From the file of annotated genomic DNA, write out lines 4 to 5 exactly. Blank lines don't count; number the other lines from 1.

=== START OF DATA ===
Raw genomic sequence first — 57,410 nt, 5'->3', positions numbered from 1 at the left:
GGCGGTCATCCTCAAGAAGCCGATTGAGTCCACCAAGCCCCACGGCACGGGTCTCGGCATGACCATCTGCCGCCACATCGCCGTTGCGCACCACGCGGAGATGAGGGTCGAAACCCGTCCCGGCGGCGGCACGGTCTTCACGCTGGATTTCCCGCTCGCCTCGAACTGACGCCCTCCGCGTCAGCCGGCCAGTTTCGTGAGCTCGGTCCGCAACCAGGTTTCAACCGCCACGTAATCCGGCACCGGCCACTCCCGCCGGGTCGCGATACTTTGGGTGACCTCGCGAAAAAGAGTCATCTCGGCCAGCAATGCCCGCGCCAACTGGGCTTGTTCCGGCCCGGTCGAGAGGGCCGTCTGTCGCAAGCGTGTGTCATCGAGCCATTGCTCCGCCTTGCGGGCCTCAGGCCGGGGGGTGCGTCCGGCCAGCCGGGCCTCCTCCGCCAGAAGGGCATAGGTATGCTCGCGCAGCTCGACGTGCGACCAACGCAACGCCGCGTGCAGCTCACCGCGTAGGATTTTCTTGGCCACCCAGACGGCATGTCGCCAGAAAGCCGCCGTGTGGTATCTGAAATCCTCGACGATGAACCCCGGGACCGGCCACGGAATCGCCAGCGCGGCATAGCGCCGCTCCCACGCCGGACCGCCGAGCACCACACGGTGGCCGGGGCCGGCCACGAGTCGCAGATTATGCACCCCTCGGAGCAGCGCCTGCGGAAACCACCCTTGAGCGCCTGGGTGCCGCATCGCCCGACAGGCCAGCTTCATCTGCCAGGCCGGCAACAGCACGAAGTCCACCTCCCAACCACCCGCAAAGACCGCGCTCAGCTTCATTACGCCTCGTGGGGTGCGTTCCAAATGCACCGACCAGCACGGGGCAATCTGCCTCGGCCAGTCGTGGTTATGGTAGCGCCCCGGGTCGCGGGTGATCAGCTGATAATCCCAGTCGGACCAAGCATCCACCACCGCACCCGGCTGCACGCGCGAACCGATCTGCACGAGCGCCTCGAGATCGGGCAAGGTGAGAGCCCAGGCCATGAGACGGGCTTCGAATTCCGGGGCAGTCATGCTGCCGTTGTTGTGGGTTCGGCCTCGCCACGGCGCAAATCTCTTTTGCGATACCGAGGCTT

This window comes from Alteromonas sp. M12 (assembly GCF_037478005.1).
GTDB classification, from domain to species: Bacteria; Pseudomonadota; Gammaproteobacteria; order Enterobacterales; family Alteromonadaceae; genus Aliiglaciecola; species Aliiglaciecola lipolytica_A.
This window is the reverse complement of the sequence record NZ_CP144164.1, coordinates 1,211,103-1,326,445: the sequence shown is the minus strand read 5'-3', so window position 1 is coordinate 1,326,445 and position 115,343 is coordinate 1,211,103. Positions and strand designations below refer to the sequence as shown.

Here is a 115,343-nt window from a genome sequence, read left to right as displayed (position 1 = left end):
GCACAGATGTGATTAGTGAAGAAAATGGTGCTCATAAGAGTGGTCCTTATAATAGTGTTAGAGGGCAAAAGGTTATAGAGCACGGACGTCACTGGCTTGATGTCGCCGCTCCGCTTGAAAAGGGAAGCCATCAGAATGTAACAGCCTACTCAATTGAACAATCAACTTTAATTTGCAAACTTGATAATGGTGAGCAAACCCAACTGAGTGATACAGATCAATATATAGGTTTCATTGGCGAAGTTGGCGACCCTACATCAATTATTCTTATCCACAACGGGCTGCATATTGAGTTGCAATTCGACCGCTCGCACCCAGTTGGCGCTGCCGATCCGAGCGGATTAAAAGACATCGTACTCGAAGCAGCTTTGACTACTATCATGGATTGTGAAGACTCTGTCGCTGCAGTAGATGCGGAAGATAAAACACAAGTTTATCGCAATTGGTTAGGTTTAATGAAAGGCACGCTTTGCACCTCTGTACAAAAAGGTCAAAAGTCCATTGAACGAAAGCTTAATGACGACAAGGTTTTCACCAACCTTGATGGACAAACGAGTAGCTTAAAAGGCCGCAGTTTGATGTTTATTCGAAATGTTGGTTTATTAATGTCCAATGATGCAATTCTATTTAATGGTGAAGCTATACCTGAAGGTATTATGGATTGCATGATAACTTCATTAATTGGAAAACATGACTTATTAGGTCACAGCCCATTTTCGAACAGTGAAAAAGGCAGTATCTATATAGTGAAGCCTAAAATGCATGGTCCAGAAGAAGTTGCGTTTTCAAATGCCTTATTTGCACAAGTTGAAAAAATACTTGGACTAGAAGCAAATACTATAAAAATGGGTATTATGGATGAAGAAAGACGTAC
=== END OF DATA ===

GTDB classification, from domain to species: Bacteria; Pseudomonadota; Gammaproteobacteria; order Enterobacterales; family Alteromonadaceae; genus Aliiglaciecola; species Aliiglaciecola lipolytica_A.
This window is the reverse complement of the sequence record NZ_CP144164.1, coordinates 1,211,103-1,326,445: the sequence shown is the minus strand read 5'-3', so window position 1 is coordinate 1,326,445 and position 115,343 is coordinate 1,211,103. Positions and strand designations below refer to the sequence as shown.